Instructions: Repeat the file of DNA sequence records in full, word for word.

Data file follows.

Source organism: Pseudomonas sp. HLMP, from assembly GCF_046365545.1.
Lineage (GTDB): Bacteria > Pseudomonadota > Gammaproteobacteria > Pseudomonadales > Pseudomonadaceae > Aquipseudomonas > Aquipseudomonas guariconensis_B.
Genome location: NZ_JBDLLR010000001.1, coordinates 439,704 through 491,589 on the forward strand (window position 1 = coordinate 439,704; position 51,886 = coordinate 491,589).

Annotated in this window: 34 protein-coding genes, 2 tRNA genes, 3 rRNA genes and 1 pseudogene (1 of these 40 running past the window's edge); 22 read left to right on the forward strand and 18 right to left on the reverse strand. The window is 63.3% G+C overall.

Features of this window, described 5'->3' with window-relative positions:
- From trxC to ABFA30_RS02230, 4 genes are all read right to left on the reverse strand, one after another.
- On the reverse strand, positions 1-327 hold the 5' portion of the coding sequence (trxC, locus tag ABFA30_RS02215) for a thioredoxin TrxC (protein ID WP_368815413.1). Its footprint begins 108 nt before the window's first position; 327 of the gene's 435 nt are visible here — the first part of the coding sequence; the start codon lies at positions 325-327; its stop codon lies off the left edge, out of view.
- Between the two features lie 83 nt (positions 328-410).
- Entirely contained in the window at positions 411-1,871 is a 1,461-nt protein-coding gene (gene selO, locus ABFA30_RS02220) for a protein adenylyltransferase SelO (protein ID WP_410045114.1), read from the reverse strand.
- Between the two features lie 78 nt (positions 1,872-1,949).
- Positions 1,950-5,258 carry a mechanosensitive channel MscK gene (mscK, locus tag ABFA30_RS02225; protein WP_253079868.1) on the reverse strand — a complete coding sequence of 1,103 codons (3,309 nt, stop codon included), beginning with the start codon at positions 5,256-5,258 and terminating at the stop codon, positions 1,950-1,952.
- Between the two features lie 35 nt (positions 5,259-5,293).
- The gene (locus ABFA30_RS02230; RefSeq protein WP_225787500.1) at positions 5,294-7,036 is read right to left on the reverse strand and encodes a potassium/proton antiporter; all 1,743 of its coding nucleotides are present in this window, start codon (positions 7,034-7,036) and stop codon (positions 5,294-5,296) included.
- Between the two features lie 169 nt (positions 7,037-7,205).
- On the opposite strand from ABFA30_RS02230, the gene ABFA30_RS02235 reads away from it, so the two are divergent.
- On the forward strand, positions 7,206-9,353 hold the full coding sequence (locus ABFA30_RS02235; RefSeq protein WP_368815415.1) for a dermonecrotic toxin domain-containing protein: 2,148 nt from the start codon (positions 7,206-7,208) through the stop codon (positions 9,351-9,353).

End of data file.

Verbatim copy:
Source organism: Pseudomonas sp. HLMP, from assembly GCF_046365545.1.
Lineage (GTDB): Bacteria > Pseudomonadota > Gammaproteobacteria > Pseudomonadales > Pseudomonadaceae > Aquipseudomonas > Aquipseudomonas guariconensis_B.
Genome location: NZ_JBDLLR010000001.1, coordinates 439,704 through 491,589 on the forward strand (window position 1 = coordinate 439,704; position 51,886 = coordinate 491,589).

Annotated in this window: 34 protein-coding genes, 2 tRNA genes, 3 rRNA genes and 1 pseudogene (1 of these 40 running past the window's edge); 22 read left to right on the forward strand and 18 right to left on the reverse strand. The window is 63.3% G+C overall.

Features of this window, described 5'->3' with window-relative positions:
- From trxC to ABFA30_RS02230, 4 genes are all read right to left on the reverse strand, one after another.
- On the reverse strand, positions 1-327 hold the 5' portion of the coding sequence (trxC, locus tag ABFA30_RS02215) for a thioredoxin TrxC (protein ID WP_368815413.1). Its footprint begins 108 nt before the window's first position; 327 of the gene's 435 nt are visible here — the first part of the coding sequence; the start codon lies at positions 325-327; its stop codon lies off the left edge, out of view.
- Between the two features lie 83 nt (positions 328-410).
- Entirely contained in the window at positions 411-1,871 is a 1,461-nt protein-coding gene (gene selO, locus ABFA30_RS02220) for a protein adenylyltransferase SelO (protein ID WP_410045114.1), read from the reverse strand.
- Between the two features lie 78 nt (positions 1,872-1,949).
- Positions 1,950-5,258 carry a mechanosensitive channel MscK gene (mscK, locus tag ABFA30_RS02225; protein WP_253079868.1) on the reverse strand — a complete coding sequence of 1,103 codons (3,309 nt, stop codon included), beginning with the start codon at positions 5,256-5,258 and terminating at the stop codon, positions 1,950-1,952.
- Between the two features lie 35 nt (positions 5,259-5,293).
- The gene (locus ABFA30_RS02230; RefSeq protein WP_225787500.1) at positions 5,294-7,036 is read right to left on the reverse strand and encodes a potassium/proton antiporter; all 1,743 of its coding nucleotides are present in this window, start codon (positions 7,034-7,036) and stop codon (positions 5,294-5,296) included.
- Between the two features lie 169 nt (positions 7,037-7,205).
- On the opposite strand from ABFA30_RS02230, the gene ABFA30_RS02235 reads away from it, so the two are divergent.
- On the forward strand, positions 7,206-9,353 hold the full coding sequence (locus ABFA30_RS02235; RefSeq protein WP_368815415.1) for a dermonecrotic toxin domain-containing protein: 2,148 nt from the start codon (positions 7,206-7,208) through the stop codon (positions 9,351-9,353).